State Highway Marker

State Highway Marker

Thursday, May 1, 2014

"Although of no great importance, I communicate the above to you . . ."

                          HEADQUARTERS SECOND DIVISION,
                                            Camp Whitaker, April 30, l864.

 Maj. Gen. WILLIAM F. SMITH,
                 Commanding, & c.:
GENERAL: From various sources I get the following information, which is not much, but so far as it goes I think it can be relied on:
First. The enemy have undoubtedly a considerable force at White Oak Swamp, which is in supporting distance of the fords, extending from Forge Bridge to the railroad bridge. Refugees and negroes estimate this Central force at about 15,000 men, with some artillery. I have seen "passes" signed by three different colonels about the same date, dated at "Camp at White Oak Swamp, Va." Of course the number is exaggerated.
Second. The Fifty-third Virginia Infantry is near Bromleys, guarding a fishery, which is worked by detailed men from Richmond for the Government. I hear of no artillery there, but they have a cavalry picket pushed down to Barhamsville.
Third. The Fifty-seventh Virginia Infantry, with Holcombes Legion (cavalry) and the Richmond battalion, is at the Bottoms Bridge, where they are repairing their earth-works, and have certainly nine, some positively assert twenty, pieces of artillery.
Fourth. There is some infantry at the railroad bridge, and a siege gun mounted on a platform car running on the railroad.
Fifth. There are various conflicting stories of several brigades being between Bottoms Bridge and Richmond, but they probably relate to the large camp at White Oak Swamp.
Sixth. A small party with surveyors' instruments was examining Forge Bridge four days since, which must have been with a view to constructing defensive works, since they could not wish to bridge the stream at a point which is nearly constantly fordable. Nothing of this indicate an offensive design in this direction. Still, as one days march might bring all these troops to this point, it must be deemed threatened a little until relieved by movements elsewhere.
Although of no great importance, I communicate the above to you as all the positive information I have been able to collect.
    Very respectfully,


                                            I.J. WISTAR,
                                    Brigadier-General.





                                                       [Indorsement.]

              HDQRS. U. S. FORCES, YORKTOWN AND GLOUCESTER POINT,
                                                                                 May 1, 1864.

Respectfully forwarded for the information of the major-general commanding department.
I do not know where Bromley's* is, but should think damage might [be] inflicted by destroying fisheries there.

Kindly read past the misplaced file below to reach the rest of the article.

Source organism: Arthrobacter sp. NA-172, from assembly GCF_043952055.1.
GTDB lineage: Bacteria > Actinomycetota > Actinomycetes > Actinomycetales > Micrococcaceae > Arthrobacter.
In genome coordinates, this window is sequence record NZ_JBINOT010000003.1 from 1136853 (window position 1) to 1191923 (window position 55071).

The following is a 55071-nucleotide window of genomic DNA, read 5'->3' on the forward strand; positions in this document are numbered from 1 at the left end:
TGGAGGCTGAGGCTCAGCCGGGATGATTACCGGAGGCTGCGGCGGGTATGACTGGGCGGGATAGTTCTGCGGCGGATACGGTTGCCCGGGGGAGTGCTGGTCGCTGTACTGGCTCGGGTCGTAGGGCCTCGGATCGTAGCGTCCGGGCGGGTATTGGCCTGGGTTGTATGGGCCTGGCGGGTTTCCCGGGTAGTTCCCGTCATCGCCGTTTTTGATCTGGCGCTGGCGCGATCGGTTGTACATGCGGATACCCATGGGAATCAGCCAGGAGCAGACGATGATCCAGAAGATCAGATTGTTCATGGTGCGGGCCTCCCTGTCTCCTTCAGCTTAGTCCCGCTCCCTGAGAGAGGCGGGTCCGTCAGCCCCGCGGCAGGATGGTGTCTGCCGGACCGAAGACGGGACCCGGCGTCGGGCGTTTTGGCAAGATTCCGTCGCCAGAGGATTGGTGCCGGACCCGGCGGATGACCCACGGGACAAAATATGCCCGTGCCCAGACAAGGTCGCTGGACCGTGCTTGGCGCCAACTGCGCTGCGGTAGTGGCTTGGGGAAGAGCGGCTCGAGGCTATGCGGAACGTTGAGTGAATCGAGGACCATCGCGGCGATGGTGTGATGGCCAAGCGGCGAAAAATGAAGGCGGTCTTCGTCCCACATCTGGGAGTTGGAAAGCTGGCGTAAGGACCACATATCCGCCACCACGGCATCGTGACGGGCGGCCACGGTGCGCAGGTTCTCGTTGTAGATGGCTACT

WM. F. SMITH,
                                    Major-General, Commanding

       

   

                    HDQRS. U. S. TROOPS, YORKTOWN AND GLOUCESTER POINT,
                                                          Yorktown, Va., April 30, 1864.

General A.H. TERRY:
GENERAL: The major-general commanding directs that you cause one brigade to be ready to move at once, provided with two days rations, to effect a landing at West Point, Va. They should carry such intrenching tools as may be necessary to construct rifle-pits if needed, and such other tools as will be wanted to rebuild the wharves there. Lumber sufficient to rebuild the wharves will be sent up soon. Captain Babcock, of the Navy, will send two gun-boats to convoy the fleet and cover the landing, and keep whatever gun-boats he can spare afterward to protect the flanks of the forces while in position. It is desired that the commanding officer of the brigade send out scouting parties for the purpose of obtaining information of the movements of the enemy, which will be sent to these headquarters if important. Due notice will be sent, you when the transports leave Fort Monroe, so that the brigade may be in readiness to go on board.
Should the transportation be sufficient, a battery without caissons will accompany the command.
I have the honor to be, general, very respectfully, your obedient servant,

                                                            W. F. SMITH,
                                      Major-General, Commanding.


- The war of the rebellion: a compilation of the official records of the Union and Confederate armies. ; Series 1-  Volume 33



"Bromley's" on the Pamunkey

 *George T. Brumley's estate The Castle, 600 acres on the Pamunkey between the estates of Braxton Garlick and William Macon.

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